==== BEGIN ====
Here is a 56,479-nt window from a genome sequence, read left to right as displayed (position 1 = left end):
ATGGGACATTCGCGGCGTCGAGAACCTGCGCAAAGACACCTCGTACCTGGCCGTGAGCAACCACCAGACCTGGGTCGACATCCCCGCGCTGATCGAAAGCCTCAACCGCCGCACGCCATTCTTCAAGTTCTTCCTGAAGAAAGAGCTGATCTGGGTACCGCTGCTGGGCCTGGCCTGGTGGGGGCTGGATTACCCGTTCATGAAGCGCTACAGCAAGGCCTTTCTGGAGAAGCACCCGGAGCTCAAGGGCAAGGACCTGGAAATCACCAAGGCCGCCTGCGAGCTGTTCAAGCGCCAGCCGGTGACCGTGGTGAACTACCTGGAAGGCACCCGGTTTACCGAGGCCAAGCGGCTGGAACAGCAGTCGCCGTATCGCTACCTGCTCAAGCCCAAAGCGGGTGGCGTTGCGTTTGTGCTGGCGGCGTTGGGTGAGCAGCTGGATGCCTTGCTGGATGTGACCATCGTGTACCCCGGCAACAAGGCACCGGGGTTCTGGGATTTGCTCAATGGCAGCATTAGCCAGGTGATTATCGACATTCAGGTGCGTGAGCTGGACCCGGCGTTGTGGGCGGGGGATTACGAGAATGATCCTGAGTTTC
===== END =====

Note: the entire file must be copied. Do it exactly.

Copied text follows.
Here is a 56,479-nt window from a genome sequence, read left to right as displayed (position 1 = left end):
ATGGGACATTCGCGGCGTCGAGAACCTGCGCAAAGACACCTCGTACCTGGCCGTGAGCAACCACCAGACCTGGGTCGACATCCCCGCGCTGATCGAAAGCCTCAACCGCCGCACGCCATTCTTCAAGTTCTTCCTGAAGAAAGAGCTGATCTGGGTACCGCTGCTGGGCCTGGCCTGGTGGGGGCTGGATTACCCGTTCATGAAGCGCTACAGCAAGGCCTTTCTGGAGAAGCACCCGGAGCTCAAGGGCAAGGACCTGGAAATCACCAAGGCCGCCTGCGAGCTGTTCAAGCGCCAGCCGGTGACCGTGGTGAACTACCTGGAAGGCACCCGGTTTACCGAGGCCAAGCGGCTGGAACAGCAGTCGCCGTATCGCTACCTGCTCAAGCCCAAAGCGGGTGGCGTTGCGTTTGTGCTGGCGGCGTTGGGTGAGCAGCTGGATGCCTTGCTGGATGTGACCATCGTGTACCCCGGCAACAAGGCACCGGGGTTCTGGGATTTGCTCAATGGCAGCATTAGCCAGGTGATTATCGACATTCAGGTGCGTGAGCTGGACCCGGCGTTGTGGGCGGGGGATTACGAGAATGATCCTGAGTTTC